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New Zealand Police Commissioner Mike Bush said Wedn

esday that 21 victims had been identified, but warned it would take longer than expected to formally identify all of the deceased.

A mass funeral is expected Thursday when an unknown number of victims will be interred.

Salwa had wanted a separate, faster funeral for her husband and son, Akil said.Flowers and signs have been laid at mem

orial sites around the city for victims who were killed in last Friday’s attacks in Christchurch, New Zealand.

Wednesday’s ceremony started after midday. A procession of cars slowly turned throug

h the gates into Memorial Park Cemetery, past armed police officers and towards a tent screened off by a white fence.

Through the windows of a minivan, one guest could be seen with bandages around his head.

Volunteers in yellow hi-vis vests corralled the guests — some had come fro

m other cities, others from overseas, to lend their support to their wider Muslim family.

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He also shared the story of Crystal Mason, who got five yea

  esidential election while on supervised release for a tax fraud conviction.

  ”Manafort was sentenced to less than a woman who voted while on probation without knowing she wasn’t allowed to,” he tweeted.

  Social media users also brought up Juanita Peralta, a mother of six w

ho got 15 years in prison for drug possession, according to the Oklahomans for Crim

inal Justice Reform, which launched an effort to get her sentence commuted. Her 18-year-old is now raising five kids.

  Hechinger also shared the story of Matthew Charles, who was released after serving 21 of his 35-year sentence for selling crack cocaine.

  ”Got a job, began volunteering, reconnected with family. The prosecution appealed. He

was thrown back in jail. Fortunately, just released again. But should have never gone back,” he said.

  Charles was convicted in 1996 of selling crack and illegally possessing a gun. At the time

of his sentencing to decades in prison, he had previous convictions involving drugs, weapons and assault.

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Yongbyon is the only publicly known complex where North

Korea produces fissile material for nuclear weapons, but experts

have long believed North Korea operates a series of covert sites that contribute to its ballistic mis

sile and nuclear weapons program.
Trump appeared to hint at the existence at least one of those during his news con

ference following the Hanoi summit, a second uranium enrichment plant. South Korean lawmaker Lee Eun-jae’s off

ice said that an “additional uranium facility” was discussed during the Hanoi summit.

While it’s unclear what or where this site is, a tea

m of North Korea open-source analysts published findings in the online news site The Diplomat in July revealing a c

overt uranium enrichment facility which the US government calls Kangsong.

CNN’s Zachary Cohen, Yoonjung Seo, Will Ripley and Sophie Jeong contributed to this report

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South Korea’s plastic problem is a literal trash Uiseong, a pictu

  ue South Korean farming county, was a backwater until homegrown heroes the Garlic Girl

s became breakout stars and curling silver medalists at last year’s Pyeongchang Winter Olympics.

  In recent months the spotlight has again fallen on Uiseong for a far less glorious rea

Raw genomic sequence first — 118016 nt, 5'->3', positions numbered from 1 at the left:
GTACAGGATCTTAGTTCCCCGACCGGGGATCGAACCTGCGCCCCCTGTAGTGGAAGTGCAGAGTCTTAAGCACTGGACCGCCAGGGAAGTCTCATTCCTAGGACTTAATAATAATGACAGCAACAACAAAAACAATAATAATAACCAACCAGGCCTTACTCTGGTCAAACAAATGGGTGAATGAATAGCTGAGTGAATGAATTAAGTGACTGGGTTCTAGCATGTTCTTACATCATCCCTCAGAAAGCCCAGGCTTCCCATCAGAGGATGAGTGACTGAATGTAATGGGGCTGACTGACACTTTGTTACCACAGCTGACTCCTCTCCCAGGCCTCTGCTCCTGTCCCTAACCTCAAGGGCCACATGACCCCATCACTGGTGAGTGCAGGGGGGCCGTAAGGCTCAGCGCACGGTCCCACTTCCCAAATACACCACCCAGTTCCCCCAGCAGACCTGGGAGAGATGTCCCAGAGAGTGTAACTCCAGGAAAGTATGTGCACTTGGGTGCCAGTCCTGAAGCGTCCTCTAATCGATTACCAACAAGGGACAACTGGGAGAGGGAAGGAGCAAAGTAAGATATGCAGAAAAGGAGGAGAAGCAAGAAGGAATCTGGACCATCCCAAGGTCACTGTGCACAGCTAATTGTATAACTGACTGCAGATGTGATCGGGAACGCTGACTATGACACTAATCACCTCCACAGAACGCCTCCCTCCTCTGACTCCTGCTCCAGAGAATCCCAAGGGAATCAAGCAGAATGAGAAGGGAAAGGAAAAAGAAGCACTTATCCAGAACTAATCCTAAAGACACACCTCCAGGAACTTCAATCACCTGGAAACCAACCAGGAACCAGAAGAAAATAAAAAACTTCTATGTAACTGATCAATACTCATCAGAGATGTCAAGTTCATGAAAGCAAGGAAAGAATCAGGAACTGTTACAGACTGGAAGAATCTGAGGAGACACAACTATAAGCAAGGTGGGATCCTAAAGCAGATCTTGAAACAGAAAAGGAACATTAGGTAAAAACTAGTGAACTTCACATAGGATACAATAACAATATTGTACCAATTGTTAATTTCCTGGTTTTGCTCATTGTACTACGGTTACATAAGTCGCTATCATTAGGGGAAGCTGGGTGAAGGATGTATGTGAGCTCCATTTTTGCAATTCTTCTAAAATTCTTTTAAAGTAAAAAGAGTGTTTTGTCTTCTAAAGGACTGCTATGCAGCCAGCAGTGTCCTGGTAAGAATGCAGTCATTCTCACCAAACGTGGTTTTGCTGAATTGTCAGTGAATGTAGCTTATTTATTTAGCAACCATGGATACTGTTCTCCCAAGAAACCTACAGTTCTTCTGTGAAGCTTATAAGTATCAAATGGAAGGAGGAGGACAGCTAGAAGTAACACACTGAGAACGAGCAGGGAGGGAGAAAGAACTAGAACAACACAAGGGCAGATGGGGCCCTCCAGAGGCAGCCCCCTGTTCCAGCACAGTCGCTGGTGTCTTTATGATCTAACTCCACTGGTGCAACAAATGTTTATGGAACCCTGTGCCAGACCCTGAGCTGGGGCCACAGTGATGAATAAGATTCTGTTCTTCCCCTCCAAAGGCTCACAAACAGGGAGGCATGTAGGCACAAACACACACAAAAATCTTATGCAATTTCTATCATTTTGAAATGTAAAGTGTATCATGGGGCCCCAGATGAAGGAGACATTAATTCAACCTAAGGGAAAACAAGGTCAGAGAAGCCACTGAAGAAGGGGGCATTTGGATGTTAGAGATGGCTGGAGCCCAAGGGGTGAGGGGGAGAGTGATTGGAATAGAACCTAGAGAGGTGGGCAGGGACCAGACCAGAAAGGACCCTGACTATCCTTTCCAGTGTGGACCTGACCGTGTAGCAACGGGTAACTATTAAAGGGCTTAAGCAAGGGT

son: a smoldering mountain of garbage which highlights the trash crisis in the densely populated nation.

  Among the rice paddies and beside the Nakdong River in the

country’s east, a horseshoe-shaped, 170,000-ton heap of trash is spontaneously combusting, spe

wing out plumes of smoke and the nose-scorching, chemical stench of burning plastic.

  On a cold February morning, six workers wearing grimy overalls a

nd gas masks clamber over the 50 feet-tall (15 meters) man-made hill, dousing the smo

ke with fire hoses. But as soon as one smoldering spot is extinguished, another flares up.

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Earlier this month, a container ship docked in Pyeongtae

  harbor, on the southwest coast of Seoul. On board were 51 containers of mixed waste that South Korean company Green SoKo had exported to the Philippines last year.

  The company had claimed the waste was recyclable plastic, but most of it was not in fact recyclable an

d had been strewn over a 45,000 square meter patch (almost 500,000 square feet) of Mindanao island.

  Locals discovered that the trash included household garbage, used diapers, empty ca

ns of ham, and washing machine parts. Protests by environmental group EcoWaste Coalition put pressure on the South Korean govern

ment to take back the trash.What that container ship brought back to Seoul, however, was only a fraction of the 290

,000 tons of waste which South Korean Customs estimates was illegally exported in 2018.

  A report released last month by the Ministry of Environment

blamed the problem on the lack of affordable alternatives for disposing of solid waste.

  ”The cost of incineration used to be $53 per ton and now it’s over $230. The waste comp

anies cannot recycle or incinerate (affordably), so the waste is left abandoned,” ministry officials said at a briefing.

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In an interview with China Daily Website on Tuesday

 Jesus Madrazo, a member of Bayer’s executive leadership team and head of Agricultural Affai

rs and Sustainability for the Crop Science division of Bayer, said the company, sensing tremendous op

portunities in China, is constantly looking for opportunities to expand its operations in China.